Life as a Highly Sensitive Person (HSP) can be hard. School can be torture to sit through, work can be overwhelming. You just need more time to recharge your batteries than everyone else. Your sensitivities can cause discourse among your friends and family, making you feel guilty or downright ashamed to be who you are. But don’t be! You have great abilities and can provide deep, meaningful insights into life. Here, at Psych2Go, we share Ten Strengths that you have as a Highly Sensitive Person.
You know what to do most of the time, you can get stuff done, people are asking you what they should do next. It’s easy to skim through the book of life and improvise your way through the rest. You are self-sufficient, self-directed, self-motivated and have enough self-discipline to implement any plan, or personal project. Of course, friends and family are important and it is healthy to ask for help when you need it. But, because of your strong independence, you only must ask for help half the time.
Highly sensitive people make great artists, whether that be traditional arts like painting, kinetic arts like dancing, or even the culinary arts. That’s all thanks to an HSP’s heightened senses. Taste, touch, hearing, smell, and sight are given just a little extra kick into overdrive for an HSP. This makes food more flavorful, colors a little brighter and touch to be more tender.
Greater Development Potential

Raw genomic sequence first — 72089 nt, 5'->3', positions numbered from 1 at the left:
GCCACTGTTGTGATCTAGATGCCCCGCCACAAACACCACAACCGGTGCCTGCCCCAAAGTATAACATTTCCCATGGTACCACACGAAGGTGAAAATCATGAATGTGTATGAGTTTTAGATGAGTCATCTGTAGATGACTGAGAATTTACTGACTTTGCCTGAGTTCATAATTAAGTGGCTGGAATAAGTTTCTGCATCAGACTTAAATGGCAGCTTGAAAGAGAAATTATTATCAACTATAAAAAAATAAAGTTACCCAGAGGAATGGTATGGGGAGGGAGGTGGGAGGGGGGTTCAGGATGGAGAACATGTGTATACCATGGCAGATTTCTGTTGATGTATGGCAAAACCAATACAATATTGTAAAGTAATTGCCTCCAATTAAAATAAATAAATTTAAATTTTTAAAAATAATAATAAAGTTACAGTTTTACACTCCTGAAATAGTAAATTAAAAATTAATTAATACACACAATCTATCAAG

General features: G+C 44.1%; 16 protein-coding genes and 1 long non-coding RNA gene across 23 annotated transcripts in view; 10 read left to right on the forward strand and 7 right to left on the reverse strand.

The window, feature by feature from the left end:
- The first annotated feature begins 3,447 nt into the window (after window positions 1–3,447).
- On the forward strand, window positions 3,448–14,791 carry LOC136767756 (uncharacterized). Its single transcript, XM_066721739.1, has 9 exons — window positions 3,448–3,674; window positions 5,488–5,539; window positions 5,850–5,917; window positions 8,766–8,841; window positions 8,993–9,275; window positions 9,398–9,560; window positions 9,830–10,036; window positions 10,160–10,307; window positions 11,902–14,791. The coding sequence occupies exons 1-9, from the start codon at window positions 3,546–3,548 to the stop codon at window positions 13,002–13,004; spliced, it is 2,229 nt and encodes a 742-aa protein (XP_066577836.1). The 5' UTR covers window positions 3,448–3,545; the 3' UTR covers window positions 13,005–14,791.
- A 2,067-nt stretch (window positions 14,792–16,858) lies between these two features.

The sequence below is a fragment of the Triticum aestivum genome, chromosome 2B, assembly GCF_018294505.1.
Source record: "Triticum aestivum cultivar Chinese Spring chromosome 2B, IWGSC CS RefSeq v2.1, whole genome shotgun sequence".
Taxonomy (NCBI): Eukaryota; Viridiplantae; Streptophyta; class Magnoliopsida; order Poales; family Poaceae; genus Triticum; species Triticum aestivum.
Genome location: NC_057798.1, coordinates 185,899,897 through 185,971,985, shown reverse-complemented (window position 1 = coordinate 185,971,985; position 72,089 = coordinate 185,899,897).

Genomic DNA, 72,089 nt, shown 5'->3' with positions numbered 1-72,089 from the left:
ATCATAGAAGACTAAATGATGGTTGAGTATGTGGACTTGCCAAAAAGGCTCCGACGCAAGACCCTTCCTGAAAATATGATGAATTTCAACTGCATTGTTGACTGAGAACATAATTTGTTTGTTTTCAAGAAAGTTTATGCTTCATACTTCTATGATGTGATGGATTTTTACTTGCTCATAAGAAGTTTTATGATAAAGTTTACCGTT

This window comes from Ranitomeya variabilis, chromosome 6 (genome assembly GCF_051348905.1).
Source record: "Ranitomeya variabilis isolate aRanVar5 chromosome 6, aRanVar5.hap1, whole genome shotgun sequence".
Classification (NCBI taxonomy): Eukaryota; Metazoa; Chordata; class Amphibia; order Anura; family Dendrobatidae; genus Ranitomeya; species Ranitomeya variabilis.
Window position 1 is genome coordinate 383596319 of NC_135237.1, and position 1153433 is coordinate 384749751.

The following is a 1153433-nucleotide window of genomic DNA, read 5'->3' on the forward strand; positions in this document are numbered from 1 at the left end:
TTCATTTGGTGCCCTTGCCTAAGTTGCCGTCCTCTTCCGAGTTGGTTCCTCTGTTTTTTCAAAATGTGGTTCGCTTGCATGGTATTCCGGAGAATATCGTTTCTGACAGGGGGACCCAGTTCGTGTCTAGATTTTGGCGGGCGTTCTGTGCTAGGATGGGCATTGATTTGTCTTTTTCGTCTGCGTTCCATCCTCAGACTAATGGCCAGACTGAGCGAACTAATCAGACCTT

According to the work of Kazimierz Dabrowski (1902-1980), who studied the emotional and intellectual development of gifted youth, there are 5 levels of self-actualization development. Everyone can reach a level 5 development tier, but HSP’s have a unique advantage in this regard. Due to HSP’s reflective nature, self-actualization becomes natural. Level 5 self-actualization entails a great inner depth of consciousness, a connection to something bigger than themselves and the achievement of true inner peace.
As an HSP, you are subject to emotional extremes during times of stress. That can be exhausting for yourself and for those around you. But as compensation, your sense of compassion, caring and responsibility towards others in unparalleled. It is not unusual for HSP’s to take up important environmental causes and to reach out in humanitarian aid. The child who cried finding a dead bird on the ground may very well end up opening an aviary refuge for endangered species.
Truly Imaginative Creativity
What does theoretical physicist Albert Einstein, business entrepreneur Walt Disney, and famous painter Vincent Van Gogh have in common? A seemingly endless supply of creativity. Creativity is not just for art. Creativity is the ability to combine and extend ideas in uncommon ways. Your natural ability to look at the world at obtuse angles gives rise to the ideas that go beyond the norm. These ideas can shape society for the better, improving the quality of life of countless generations.
Passion for Learning
Your intellectual endeavors go beyond just being a bookworm. If a question pops into your head, you will not rest until a satisfactory answer is known. Your intellectual interests may not exactly be what is taught in schools. Special interests are not held in great regard by society. But curiosity will carry you far. Finding meaning and satisfaction in the things that bring you happiness just may open a whole new realm of possibilities that can have global implications.